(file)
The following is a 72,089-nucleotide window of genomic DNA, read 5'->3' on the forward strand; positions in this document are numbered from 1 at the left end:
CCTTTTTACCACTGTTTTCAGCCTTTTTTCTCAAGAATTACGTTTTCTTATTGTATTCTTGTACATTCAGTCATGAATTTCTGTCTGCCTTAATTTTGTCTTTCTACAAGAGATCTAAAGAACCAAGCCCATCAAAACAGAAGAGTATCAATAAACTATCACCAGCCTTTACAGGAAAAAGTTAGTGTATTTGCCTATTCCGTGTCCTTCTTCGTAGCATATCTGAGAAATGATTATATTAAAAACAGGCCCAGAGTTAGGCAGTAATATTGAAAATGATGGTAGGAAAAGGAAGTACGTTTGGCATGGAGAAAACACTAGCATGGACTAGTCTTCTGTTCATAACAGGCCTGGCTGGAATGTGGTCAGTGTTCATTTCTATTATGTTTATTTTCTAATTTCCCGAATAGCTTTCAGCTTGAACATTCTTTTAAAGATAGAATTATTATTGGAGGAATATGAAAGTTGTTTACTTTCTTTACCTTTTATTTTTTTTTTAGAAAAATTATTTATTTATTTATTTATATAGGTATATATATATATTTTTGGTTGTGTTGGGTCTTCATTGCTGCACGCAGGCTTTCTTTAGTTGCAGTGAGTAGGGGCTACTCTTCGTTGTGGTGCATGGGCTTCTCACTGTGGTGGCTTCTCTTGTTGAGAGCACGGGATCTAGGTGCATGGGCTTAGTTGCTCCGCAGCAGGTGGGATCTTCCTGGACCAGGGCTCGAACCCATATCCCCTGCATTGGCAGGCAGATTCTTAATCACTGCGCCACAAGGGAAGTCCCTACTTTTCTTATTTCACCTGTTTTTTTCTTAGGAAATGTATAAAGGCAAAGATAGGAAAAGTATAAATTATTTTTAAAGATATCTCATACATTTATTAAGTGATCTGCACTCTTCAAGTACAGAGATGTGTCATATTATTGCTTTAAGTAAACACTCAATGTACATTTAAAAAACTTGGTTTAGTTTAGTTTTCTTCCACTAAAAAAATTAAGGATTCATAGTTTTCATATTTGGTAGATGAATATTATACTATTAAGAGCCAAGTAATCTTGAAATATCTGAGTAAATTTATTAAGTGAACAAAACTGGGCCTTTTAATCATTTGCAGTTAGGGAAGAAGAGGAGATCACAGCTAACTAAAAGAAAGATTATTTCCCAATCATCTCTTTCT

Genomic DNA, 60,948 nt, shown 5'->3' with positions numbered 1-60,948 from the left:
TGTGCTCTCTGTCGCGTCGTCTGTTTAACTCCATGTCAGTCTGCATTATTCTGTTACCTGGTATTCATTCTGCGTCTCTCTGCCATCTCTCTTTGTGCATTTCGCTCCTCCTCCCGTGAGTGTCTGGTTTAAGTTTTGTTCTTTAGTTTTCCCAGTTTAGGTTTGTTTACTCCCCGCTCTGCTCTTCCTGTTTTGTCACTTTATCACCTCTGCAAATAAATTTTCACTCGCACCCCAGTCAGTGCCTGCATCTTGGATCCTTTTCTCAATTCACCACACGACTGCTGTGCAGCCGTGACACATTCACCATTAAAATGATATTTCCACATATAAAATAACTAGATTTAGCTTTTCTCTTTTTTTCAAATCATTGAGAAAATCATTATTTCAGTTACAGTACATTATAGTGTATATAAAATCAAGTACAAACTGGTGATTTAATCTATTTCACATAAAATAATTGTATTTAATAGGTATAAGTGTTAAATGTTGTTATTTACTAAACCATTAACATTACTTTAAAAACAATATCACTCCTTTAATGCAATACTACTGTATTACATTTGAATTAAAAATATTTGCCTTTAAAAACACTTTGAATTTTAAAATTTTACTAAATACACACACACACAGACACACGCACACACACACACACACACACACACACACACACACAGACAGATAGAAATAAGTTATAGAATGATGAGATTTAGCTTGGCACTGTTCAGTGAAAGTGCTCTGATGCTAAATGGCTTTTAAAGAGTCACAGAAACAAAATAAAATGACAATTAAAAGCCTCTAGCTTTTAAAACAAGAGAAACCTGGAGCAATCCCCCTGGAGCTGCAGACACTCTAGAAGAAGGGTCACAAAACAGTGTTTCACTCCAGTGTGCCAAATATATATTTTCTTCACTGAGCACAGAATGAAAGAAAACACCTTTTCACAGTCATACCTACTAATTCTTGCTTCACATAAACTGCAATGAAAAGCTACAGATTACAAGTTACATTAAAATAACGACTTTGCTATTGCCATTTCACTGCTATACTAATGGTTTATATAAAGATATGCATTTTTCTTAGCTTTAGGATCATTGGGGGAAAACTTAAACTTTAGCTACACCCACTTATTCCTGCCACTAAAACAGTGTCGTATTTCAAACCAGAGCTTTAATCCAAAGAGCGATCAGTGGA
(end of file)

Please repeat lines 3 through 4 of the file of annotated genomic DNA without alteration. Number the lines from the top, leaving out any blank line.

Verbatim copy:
Genomic DNA, 60,948 nt, shown 5'->3' with positions numbered 1-60,948 from the left:
TGTGCTCTCTGTCGCGTCGTCTGTTTAACTCCATGTCAGTCTGCATTATTCTGTTACCTGGTATTCATTCTGCGTCTCTCTGCCATCTCTCTTTGTGCATTTCGCTCCTCCTCCCGTGAGTGTCTGGTTTAAGTTTTGTTCTTTAGTTTTCCCAGTTTAGGTTTGTTTACTCCCCGCTCTGCTCTTCCTGTTTTGTCACTTTATCACCTCTGCAAATAAATTTTCACTCGCACCCCAGTCAGTGCCTGCATCTTGGATCCTTTTCTCAATTCACCACACGACTGCTGTGCAGCCGTGACACATTCACCATTAAAATGATATTTCCACATATAAAATAACTAGATTTAGCTTTTCTCTTTTTTTCAAATCATTGAGAAAATCATTATTTCAGTTACAGTACATTATAGTGTATATAAAATCAAGTACAAACTGGTGATTTAATCTATTTCACATAAAATAATTGTATTTAATAGGTATAAGTGTTAAATGTTGTTATTTACTAAACCATTAACATTACTTTAAAAACAATATCACTCCTTTAATGCAATACTACTGTATTACATTTGAATTAAAAATATTTGCCTTTAAAAACACTTTGAATTTTAAAATTTTACTAAATACACACACACACAGACACACGCACACACACACACACACACACACACACACACACACAGACAGATAGAAATAAGTTATAGAATGATGAGATTTAGCTTGGCACTGTTCAGTGAAAGTGCTCTGATGCTAAATGGCTTTTAAAGAGTCACAGAAACAAAATAAAATGACAATTAAAAGCCTCTAGCTTTTAAAACAAGAGAAACCTGGAGCAATCCCCCTGGAGCTGCAGACACTCTAGAAGAAGGGTCACAAAACAGTGTTTCACTCCAGTGTGCCAAATATATATTTTCTTCACTGAGCACAGAATGAAAGAAAACACCTTTTCACAGTCATACCTACTAATTCTTGCTTCACATAAACTGCAATGAAAAGCTACAGATTACAAGTTACATTAAAATAACGACTTTGCTATTGCCATTTCACTGCTATACTAATGGTTTATATAAAGATATGCATTTTTCTTAGCTTTAGGATCATTGGGGGAAAACTTAAACTTTAGCTACACCCACTTATTCCTGCCACTAAAACAGTGTCGTATTTCAAACCAGAGCTTTAATCCAAAGAGCGATCAGTGGA